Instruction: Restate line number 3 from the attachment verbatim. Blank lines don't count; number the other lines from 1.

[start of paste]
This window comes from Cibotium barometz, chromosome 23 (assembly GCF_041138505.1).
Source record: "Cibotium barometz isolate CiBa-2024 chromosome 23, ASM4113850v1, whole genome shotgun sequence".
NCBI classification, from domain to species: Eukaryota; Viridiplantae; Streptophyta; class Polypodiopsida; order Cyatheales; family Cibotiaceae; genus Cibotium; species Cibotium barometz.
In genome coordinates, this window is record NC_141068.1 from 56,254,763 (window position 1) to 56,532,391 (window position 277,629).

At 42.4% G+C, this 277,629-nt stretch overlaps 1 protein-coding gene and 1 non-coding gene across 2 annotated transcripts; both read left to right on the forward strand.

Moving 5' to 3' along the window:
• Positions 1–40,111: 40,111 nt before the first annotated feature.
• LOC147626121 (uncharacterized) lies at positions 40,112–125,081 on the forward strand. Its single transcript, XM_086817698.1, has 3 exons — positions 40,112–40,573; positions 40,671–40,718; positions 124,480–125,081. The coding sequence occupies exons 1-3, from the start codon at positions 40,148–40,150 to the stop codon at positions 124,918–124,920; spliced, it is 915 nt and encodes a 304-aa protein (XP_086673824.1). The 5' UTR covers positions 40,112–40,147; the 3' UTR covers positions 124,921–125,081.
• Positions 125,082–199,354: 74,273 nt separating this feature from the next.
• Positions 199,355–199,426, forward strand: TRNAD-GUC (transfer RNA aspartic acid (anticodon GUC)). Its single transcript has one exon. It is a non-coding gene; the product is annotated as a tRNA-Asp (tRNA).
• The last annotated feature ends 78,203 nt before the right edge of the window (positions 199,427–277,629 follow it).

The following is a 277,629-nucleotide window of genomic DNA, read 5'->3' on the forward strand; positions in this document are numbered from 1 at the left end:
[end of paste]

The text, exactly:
NCBI classification, from domain to species: Eukaryota; Viridiplantae; Streptophyta; class Polypodiopsida; order Cyatheales; family Cibotiaceae; genus Cibotium; species Cibotium barometz.